[0009] A further embodiment of this invention relates to a process for making a nail polish composition comprising contacting organic fiber with a liquid solvent and a first solid component and agitating the organic fiber, the liquid solvent, and the first solid component to transform the organic fiber into a dispersion of a micropulp in solvent; optionally removing a portion of the solvent from the dispersion of micropulp in solvent; contacting the dispersion of micropulp and solvent with a secondary nail polish resin optionally with a second solvent to create a micropulp dispersed in a nail polish resin system.

BRIEF DESCRIPTION OF THE DRAWINGS

[0010] FIG. 1 is a copy of a digital image of the smooth nail polish composition of this invention containing micropulp.

[0011] FIG. 2 is a copy of a digital image of the rough nail polish composition of the prior art.

DETAILED DESCRIPTION OF THE INVENTION

[0012] This invention relates to an improved nail polish composition incorporating micropulp and a process by which the composition is made.

[0013] Specifically, the process for making a nail polish composition comprises contacting organic fiber with a liquid nail polish resin system and a solid component; agitating the organic fiber, the liquid nail polish resin system, and the solid component to transform the organic fiber into a mixture of a micropulp dispersed in the liquid nail polish resin system; and optionally contacting the mixture with diluents, uv stabilizers, plasticizers, and/or colorants to produce a nail polish composition. The micropulp is generally 0.001 to 2 weight percent of the final composition.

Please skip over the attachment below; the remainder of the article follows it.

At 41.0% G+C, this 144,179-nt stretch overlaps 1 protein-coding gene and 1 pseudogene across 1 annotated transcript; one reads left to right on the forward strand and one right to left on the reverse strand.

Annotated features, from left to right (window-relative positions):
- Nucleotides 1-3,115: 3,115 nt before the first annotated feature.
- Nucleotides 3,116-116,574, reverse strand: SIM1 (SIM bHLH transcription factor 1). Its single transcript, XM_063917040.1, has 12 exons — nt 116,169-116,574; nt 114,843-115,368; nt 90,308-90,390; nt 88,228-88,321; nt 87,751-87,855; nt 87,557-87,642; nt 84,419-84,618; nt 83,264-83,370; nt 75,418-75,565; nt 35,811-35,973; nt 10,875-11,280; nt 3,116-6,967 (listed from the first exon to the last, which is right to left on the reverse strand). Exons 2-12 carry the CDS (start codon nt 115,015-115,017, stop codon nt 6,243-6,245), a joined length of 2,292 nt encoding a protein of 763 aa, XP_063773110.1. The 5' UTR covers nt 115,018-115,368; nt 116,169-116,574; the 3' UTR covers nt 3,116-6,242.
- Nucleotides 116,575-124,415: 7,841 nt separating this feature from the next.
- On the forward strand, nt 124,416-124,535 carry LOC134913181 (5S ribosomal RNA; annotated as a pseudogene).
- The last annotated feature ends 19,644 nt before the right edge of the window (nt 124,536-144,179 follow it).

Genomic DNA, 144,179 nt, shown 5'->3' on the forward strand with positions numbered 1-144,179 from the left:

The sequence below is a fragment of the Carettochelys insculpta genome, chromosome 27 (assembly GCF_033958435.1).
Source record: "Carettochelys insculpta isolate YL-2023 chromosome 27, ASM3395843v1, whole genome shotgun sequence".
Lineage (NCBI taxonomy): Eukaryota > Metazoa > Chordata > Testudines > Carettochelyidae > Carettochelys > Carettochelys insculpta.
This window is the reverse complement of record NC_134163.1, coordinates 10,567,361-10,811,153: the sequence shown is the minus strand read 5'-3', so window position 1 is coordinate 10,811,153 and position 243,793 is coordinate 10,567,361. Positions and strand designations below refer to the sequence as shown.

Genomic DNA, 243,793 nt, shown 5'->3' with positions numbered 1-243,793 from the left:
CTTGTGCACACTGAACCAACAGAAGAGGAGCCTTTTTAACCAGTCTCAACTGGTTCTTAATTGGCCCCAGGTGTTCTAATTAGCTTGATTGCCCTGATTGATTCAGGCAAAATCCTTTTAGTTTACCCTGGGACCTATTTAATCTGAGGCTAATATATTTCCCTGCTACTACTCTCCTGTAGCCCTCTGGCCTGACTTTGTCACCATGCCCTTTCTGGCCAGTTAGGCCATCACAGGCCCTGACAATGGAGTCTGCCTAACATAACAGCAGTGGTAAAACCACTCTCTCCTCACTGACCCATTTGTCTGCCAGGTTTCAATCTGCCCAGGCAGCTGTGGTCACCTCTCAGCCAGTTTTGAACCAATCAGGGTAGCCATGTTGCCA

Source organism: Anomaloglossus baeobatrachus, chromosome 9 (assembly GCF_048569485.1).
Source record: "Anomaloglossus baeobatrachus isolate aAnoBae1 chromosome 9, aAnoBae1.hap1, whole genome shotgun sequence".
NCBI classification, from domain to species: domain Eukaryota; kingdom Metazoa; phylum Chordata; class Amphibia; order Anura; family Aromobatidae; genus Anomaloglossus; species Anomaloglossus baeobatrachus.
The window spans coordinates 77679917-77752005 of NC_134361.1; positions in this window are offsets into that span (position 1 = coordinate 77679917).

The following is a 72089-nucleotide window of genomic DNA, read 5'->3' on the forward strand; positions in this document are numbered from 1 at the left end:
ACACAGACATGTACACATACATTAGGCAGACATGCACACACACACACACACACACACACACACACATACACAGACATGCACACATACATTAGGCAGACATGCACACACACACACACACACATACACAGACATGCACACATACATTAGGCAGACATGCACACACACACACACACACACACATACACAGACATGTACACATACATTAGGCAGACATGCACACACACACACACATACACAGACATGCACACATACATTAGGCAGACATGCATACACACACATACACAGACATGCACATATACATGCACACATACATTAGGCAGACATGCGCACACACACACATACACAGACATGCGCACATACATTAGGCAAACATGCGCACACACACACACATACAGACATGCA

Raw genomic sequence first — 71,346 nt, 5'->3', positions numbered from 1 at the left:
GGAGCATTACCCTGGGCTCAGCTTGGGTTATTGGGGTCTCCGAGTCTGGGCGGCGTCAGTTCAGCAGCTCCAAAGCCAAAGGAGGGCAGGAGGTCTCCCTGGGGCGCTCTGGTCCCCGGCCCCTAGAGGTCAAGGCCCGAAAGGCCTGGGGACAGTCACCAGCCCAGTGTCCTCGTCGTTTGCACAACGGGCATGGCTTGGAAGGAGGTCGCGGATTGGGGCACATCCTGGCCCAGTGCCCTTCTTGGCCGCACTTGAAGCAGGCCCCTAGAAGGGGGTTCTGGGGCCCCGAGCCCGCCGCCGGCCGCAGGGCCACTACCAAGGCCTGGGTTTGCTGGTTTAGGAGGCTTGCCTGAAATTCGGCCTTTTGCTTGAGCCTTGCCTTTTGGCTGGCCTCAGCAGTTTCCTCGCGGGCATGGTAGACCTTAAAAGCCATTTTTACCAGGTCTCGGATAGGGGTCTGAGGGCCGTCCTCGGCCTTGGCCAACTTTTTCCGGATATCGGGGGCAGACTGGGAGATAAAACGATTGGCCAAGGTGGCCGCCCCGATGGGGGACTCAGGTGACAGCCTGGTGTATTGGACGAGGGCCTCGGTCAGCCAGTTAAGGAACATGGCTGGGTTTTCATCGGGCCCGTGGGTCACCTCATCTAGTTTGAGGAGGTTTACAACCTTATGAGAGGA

[0014] As used herein, micropulp is a processed organic fiber having a volume average length ranging from 0.01 to 100 micrometers, preferably 0.1 to 50 micrometers. Such micropulps generally have an average surface area ranging from 25 to 500 square meters per gram. The term “organic fiber” is meant to include pulp, short fiber, or fibrids. The words “processed organic fiber” mean the organic fiber has been contacted with a medium, comprising a liquid component and a solid component, and then agitated to size reduce and modify the organic fiber. For example, the organic fiber may be combined with the liquid component of the medium to form a premix. If desired, the premix may be mixed in a conventional mixer, to distribute the organic fiber in the liquid medium. The premix may then be combined with the solid component in an agitating device. The solid component may be a number of ceramic or steel balls that are preferably kept in an agitated state in the agitating device. The agitating device may be, for example, an attritor or mill. Generally the solid component is first placed into the attritor chamber and then the other ingredients added. However, the order of addition of any of the ingredients is not critical. For example, if desired, one can either combine the liquid component with the solid component before the addition of the organic fibers, or combine the organic fibers and the solid component in the agitating device followed by the addition of the liquid component. Likewise the solid component, the liquid component and the organic fibers may be first combined and then conveyed to the agitating device.